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I am currently working on an application which allows users to save sensitive date. Since it's a web application we are using NodeJS and MongoDB for persistence. (BTW I am completely new to Node and NoSQL)

We do have users who can store kind of a medical history. Name and email are stored within a user document while the other stuff is stored within the profile. To improve security I would like to encrypt the references from a user to his profile and vice versa.

At the moment I am using the Crypto library of NodeJS to encrypt (AES256) the user_id reference within the users profile. As a consequence the reference is not a type of ObjectID anymore but a string

So by viewing the database directly it is not possible to check which profile belongs to which user. The secret key to encrypt and decrypt the users id is stored somewhere in a js file of the NodeJS server.

Is this a common/good way or am I doing something completely wrong? Are there any better ways – I read that mongoDB is not supporting any "built in encryption"

At least, here is the code for the en/decryption

module.exports = function() {
    this.encryptionSecret = "ANYSECRET";
    this.crypto = require('crypto');
    this.algorithm = 'aes256';
    this.encrypt = function (key) {
        var cipher = this.crypto.createCipher(this.algorithm, this.encryptionSecret);
        var encrypted = cipher.update(""+key, 'utf8', 'hex') + cipher.final('hex');
        return encrypted;
    };
    this.decrypt = function (encryptedKey) {
        var decipher = this.crypto.createDecipher(this.algorithm,     this.encryptionSecret);
        var decrypted = decipher.update(encryptedKey, 'hex', 'utf8') + decipher.final('utf8');
        return decrypted;
    }; 

};

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2  
Is "what" a common way? Storing a key in your source code? It's certainly not ideal, but you'll find that key management is difficult and it will need to be stored somewhere, in a config file, encrypted by an account, etc. Your technique of "protecting" the data seems very weak (as studies have shown that it's relatively straightforward to identify patients from even semi-anonymized data, and in this case, all you're doing is encrypting the reference, but not the data). –  WiredPrairie Aug 6 '13 at 15:29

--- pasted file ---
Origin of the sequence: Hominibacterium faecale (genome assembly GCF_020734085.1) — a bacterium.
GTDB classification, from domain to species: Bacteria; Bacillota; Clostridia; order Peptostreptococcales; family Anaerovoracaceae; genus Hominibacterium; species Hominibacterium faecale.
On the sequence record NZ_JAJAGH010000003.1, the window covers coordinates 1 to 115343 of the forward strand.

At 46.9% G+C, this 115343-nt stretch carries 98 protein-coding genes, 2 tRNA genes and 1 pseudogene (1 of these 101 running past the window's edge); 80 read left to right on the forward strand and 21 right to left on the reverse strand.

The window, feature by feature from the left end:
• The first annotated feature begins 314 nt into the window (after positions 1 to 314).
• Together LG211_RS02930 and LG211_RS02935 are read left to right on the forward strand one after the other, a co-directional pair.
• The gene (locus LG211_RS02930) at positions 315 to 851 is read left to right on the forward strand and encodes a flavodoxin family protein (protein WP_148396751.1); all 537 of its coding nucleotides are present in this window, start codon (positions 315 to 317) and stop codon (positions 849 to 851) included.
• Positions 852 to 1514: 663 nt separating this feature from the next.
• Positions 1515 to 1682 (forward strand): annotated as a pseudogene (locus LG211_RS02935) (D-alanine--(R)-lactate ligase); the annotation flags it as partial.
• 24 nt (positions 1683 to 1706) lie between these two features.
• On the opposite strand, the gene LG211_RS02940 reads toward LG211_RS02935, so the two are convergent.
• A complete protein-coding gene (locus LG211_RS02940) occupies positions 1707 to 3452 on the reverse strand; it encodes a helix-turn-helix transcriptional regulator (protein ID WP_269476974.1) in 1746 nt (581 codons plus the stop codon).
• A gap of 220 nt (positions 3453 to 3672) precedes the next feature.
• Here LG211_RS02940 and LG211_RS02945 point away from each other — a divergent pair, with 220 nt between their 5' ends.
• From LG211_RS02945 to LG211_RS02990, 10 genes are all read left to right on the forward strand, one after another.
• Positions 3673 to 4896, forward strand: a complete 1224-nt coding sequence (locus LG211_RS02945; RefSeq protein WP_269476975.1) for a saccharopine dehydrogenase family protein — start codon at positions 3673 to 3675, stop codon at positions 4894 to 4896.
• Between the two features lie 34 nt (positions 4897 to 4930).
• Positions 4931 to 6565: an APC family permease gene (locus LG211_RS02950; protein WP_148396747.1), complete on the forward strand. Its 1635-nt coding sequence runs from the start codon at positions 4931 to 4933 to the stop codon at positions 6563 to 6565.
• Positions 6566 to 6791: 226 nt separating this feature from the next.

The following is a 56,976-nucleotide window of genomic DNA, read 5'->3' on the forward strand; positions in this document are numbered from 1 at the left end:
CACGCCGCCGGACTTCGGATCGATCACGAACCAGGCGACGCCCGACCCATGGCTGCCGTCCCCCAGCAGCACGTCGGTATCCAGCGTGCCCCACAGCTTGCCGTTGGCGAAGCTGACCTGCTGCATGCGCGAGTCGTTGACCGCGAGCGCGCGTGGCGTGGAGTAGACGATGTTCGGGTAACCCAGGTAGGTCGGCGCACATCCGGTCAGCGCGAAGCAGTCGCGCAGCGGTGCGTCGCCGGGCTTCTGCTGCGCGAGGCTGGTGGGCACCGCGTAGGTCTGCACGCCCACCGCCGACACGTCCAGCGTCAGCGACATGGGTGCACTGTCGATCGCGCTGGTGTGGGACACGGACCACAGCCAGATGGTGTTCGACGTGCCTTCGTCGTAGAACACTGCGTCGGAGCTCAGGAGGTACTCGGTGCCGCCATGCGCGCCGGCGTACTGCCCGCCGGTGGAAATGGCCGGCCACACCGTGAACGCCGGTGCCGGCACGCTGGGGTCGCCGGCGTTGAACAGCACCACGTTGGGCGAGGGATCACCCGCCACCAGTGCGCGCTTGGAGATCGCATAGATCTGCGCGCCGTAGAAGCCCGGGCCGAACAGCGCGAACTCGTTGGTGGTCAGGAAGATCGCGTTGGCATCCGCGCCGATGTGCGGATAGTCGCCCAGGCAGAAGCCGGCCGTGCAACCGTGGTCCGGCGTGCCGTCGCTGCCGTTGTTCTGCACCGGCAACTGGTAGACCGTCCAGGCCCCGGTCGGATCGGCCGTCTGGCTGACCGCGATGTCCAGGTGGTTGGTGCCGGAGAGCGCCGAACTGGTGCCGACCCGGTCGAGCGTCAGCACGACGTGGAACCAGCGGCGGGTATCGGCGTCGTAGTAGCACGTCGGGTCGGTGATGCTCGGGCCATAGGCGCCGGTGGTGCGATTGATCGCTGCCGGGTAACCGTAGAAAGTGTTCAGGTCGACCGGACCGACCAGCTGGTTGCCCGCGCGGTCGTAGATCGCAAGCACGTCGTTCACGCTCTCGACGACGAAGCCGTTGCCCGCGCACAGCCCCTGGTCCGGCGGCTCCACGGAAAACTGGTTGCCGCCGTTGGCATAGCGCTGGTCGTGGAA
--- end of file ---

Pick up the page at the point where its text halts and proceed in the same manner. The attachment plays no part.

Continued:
First of all, great thanks for your answer @WiredPrairie ! Do you have any suggestions on what to do either to improve safety / the anonymization of the data? If keeping the data itself encrypted is not the best way, what would be the alternative? –  Alexander Aug 7 '13 at 6:13
    
Thanks for the module. Works very well. One could pass in the secret via the constructor to make it more flexible. –  Henry Wang Sep 4 at 6:29

2 Answers 2

up vote 1 down vote accepted

Let's take a look at the risks you're facing:

  1. A hacker breaks into your server and steals the entire DB. Bad luck, in this case, encrypted references won't help much since the hacker likely got access to the key, too. Even if you completely federate the data, e.g. to different data centers, and the hacker only gets the 'anonymous' part of the data, those medical records will probably contain name, insurance and/or other identifying data. Even if not, there's research that shows that it's almost impossible to anonymize data (examples: anonymized friend graphs, device profiles)

  2. A hacker hacks your site and gets access to data outside his account Since your server must be able to handle the de-referencing logic and must have access to both data stores to perform its duty, this method won't add security at all. However, since you're using a server technology that is completely new to you, the chances of having security holes in your software are high...

  3. The disk crashes and you lose part of the data or the key In that case, you'll have more work to do than recovering from a similar scenario without encrypted references.

Making web applications safe boils down to one-and-a-half possibilities: Either make the system itself as robust as possible by using secure coding standards, penetration tests, intrusion prevention, two-factor authentication, etc., etc. and/or use client-side encryption. The latter looks like the ultimate weapon, but is fraught with its own perils. I'm afraid there's no silver bullet [that I can think of].

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I would recommend putting your encryptionSecret in an environment variable.

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